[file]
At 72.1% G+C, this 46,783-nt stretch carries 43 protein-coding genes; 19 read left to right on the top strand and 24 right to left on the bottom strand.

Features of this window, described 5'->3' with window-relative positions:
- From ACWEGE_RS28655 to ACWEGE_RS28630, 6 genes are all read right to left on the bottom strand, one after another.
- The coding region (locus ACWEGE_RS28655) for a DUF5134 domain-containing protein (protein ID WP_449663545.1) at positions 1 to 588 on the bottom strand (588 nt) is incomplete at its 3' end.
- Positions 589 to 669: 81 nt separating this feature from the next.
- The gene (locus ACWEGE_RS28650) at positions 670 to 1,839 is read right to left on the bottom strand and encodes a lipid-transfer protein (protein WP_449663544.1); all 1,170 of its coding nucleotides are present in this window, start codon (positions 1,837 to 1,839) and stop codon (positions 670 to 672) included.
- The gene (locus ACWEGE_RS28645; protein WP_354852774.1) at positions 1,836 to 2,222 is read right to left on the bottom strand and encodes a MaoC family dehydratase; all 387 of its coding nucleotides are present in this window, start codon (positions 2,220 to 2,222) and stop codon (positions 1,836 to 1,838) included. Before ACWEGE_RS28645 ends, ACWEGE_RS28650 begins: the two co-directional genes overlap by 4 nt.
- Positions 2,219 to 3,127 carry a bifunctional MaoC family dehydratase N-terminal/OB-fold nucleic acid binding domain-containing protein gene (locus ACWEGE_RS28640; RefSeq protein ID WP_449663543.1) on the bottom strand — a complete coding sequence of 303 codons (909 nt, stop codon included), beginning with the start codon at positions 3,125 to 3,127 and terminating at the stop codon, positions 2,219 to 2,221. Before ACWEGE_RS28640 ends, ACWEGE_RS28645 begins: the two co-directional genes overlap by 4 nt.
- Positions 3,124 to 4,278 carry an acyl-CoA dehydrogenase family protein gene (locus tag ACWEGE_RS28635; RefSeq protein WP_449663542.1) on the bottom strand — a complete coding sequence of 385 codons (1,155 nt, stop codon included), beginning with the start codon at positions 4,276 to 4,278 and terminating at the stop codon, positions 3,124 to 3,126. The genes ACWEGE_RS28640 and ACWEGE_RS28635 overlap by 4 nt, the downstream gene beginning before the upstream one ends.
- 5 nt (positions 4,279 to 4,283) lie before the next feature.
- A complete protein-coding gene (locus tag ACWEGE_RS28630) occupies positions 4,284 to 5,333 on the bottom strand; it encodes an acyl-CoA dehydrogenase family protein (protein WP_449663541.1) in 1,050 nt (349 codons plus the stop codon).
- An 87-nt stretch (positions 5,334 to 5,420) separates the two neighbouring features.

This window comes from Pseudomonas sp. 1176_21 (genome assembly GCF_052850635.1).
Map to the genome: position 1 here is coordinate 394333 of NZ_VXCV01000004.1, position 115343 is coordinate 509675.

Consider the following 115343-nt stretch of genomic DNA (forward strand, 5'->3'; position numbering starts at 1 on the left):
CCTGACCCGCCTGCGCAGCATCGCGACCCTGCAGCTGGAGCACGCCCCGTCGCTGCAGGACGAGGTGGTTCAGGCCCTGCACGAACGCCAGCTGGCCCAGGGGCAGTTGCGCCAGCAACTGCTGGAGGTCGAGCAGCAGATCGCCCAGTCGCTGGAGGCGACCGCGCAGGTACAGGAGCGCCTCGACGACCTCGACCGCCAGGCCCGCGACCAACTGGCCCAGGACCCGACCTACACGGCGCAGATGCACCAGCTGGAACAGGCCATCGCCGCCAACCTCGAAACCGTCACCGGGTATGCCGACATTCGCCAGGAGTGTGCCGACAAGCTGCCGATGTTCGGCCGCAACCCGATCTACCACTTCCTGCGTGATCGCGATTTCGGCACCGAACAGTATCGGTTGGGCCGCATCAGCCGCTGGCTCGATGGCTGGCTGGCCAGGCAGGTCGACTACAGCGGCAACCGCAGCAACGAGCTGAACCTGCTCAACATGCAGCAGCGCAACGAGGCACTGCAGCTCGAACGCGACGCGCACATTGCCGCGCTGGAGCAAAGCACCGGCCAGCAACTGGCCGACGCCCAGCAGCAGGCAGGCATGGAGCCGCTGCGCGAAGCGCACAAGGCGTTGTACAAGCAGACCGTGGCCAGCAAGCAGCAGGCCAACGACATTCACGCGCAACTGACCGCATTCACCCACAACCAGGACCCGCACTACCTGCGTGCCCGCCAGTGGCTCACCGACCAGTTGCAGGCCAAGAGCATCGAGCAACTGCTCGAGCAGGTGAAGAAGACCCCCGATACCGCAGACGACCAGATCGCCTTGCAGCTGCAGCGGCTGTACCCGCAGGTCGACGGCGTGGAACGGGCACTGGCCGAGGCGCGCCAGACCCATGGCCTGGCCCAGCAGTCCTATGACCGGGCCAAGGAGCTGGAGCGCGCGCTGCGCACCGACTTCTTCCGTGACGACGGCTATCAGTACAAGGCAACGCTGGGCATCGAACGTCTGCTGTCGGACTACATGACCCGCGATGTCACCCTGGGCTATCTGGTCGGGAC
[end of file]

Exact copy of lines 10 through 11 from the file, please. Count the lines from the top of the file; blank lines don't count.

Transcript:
- 5 nt (positions 4,279 to 4,283) lie before the next feature.
- A complete protein-coding gene (locus tag ACWEGE_RS28630) occupies positions 4,284 to 5,333 on the bottom strand; it encodes an acyl-CoA dehydrogenase family protein (protein WP_449663541.1) in 1,050 nt (349 codons plus the stop codon).